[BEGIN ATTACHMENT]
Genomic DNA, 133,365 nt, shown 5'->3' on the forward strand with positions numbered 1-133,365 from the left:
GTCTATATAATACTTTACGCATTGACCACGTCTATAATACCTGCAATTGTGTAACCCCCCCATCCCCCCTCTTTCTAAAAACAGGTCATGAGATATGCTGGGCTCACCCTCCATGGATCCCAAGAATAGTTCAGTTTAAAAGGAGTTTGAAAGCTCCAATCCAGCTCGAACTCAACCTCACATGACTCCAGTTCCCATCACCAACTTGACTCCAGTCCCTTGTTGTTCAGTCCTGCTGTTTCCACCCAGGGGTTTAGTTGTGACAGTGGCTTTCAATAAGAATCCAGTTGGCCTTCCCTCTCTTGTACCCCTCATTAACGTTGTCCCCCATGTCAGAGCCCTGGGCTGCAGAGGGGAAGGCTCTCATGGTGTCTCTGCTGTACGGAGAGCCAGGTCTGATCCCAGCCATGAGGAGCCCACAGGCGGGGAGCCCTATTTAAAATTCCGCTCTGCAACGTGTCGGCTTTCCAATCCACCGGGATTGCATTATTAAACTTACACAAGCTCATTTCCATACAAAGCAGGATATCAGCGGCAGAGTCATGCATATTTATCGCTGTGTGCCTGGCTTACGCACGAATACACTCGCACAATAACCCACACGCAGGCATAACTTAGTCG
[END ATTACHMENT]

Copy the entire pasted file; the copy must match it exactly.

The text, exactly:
Genomic DNA, 133,365 nt, shown 5'->3' on the forward strand with positions numbered 1-133,365 from the left:
GTCTATATAATACTTTACGCATTGACCACGTCTATAATACCTGCAATTGTGTAACCCCCCCATCCCCCCTCTTTCTAAAAACAGGTCATGAGATATGCTGGGCTCACCCTCCATGGATCCCAAGAATAGTTCAGTTTAAAAGGAGTTTGAAAGCTCCAATCCAGCTCGAACTCAACCTCACATGACTCCAGTTCCCATCACCAACTTGACTCCAGTCCCTTGTTGTTCAGTCCTGCTGTTTCCACCCAGGGGTTTAGTTGTGACAGTGGCTTTCAATAAGAATCCAGTTGGCCTTCCCTCTCTTGTACCCCTCATTAACGTTGTCCCCCATGTCAGAGCCCTGGGCTGCAGAGGGGAAGGCTCTCATGGTGTCTCTGCTGTACGGAGAGCCAGGTCTGATCCCAGCCATGAGGAGCCCACAGGCGGGGAGCCCTATTTAAAATTCCGCTCTGCAACGTGTCGGCTTTCCAATCCACCGGGATTGCATTATTAAACTTACACAAGCTCATTTCCATACAAAGCAGGATATCAGCGGCAGAGTCATGCATATTTATCGCTGTGTGCCTGGCTTACGCACGAATACACTCGCACAATAACCCACACGCAGGCATAACTTAGTCG